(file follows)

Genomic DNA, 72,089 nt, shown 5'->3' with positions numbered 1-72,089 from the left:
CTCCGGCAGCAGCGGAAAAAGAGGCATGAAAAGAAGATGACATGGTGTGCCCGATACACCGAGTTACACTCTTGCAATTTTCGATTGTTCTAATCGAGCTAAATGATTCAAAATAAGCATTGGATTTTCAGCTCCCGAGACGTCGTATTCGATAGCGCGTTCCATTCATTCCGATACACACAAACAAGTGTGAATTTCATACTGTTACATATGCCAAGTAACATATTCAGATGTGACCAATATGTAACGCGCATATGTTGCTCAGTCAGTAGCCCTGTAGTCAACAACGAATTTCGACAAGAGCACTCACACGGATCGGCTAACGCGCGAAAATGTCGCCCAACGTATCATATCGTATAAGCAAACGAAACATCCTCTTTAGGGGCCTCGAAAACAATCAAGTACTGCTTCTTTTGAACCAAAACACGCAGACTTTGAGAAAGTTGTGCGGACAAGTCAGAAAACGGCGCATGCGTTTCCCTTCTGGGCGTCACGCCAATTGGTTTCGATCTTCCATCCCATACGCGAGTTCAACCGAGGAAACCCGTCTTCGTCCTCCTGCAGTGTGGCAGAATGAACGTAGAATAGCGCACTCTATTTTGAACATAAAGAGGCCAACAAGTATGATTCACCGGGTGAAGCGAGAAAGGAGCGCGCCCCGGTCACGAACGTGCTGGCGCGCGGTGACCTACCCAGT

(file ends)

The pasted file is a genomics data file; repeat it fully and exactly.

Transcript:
Genomic DNA, 72,089 nt, shown 5'->3' with positions numbered 1-72,089 from the left:
CTCCGGCAGCAGCGGAAAAAGAGGCATGAAAAGAAGATGACATGGTGTGCCCGATACACCGAGTTACACTCTTGCAATTTTCGATTGTTCTAATCGAGCTAAATGATTCAAAATAAGCATTGGATTTTCAGCTCCCGAGACGTCGTATTCGATAGCGCGTTCCATTCATTCCGATACACACAAACAAGTGTGAATTTCATACTGTTACATATGCCAAGTAACATATTCAGATGTGACCAATATGTAACGCGCATATGTTGCTCAGTCAGTAGCCCTGTAGTCAACAACGAATTTCGACAAGAGCACTCACACGGATCGGCTAACGCGCGAAAATGTCGCCCAACGTATCATATCGTATAAGCAAACGAAACATCCTCTTTAGGGGCCTCGAAAACAATCAAGTACTGCTTCTTTTGAACCAAAACACGCAGACTTTGAGAAAGTTGTGCGGACAAGTCAGAAAACGGCGCATGCGTTTCCCTTCTGGGCGTCACGCCAATTGGTTTCGATCTTCCATCCCATACGCGAGTTCAACCGAGGAAACCCGTCTTCGTCCTCCTGCAGTGTGGCAGAATGAACGTAGAATAGCGCACTCTATTTTGAACATAAAGAGGCCAACAAGTATGATTCACCGGGTGAAGCGAGAAAGGAGCGCGCCCCGGTCACGAACGTGCTGGCGCGCGGTGACCTACCCAGT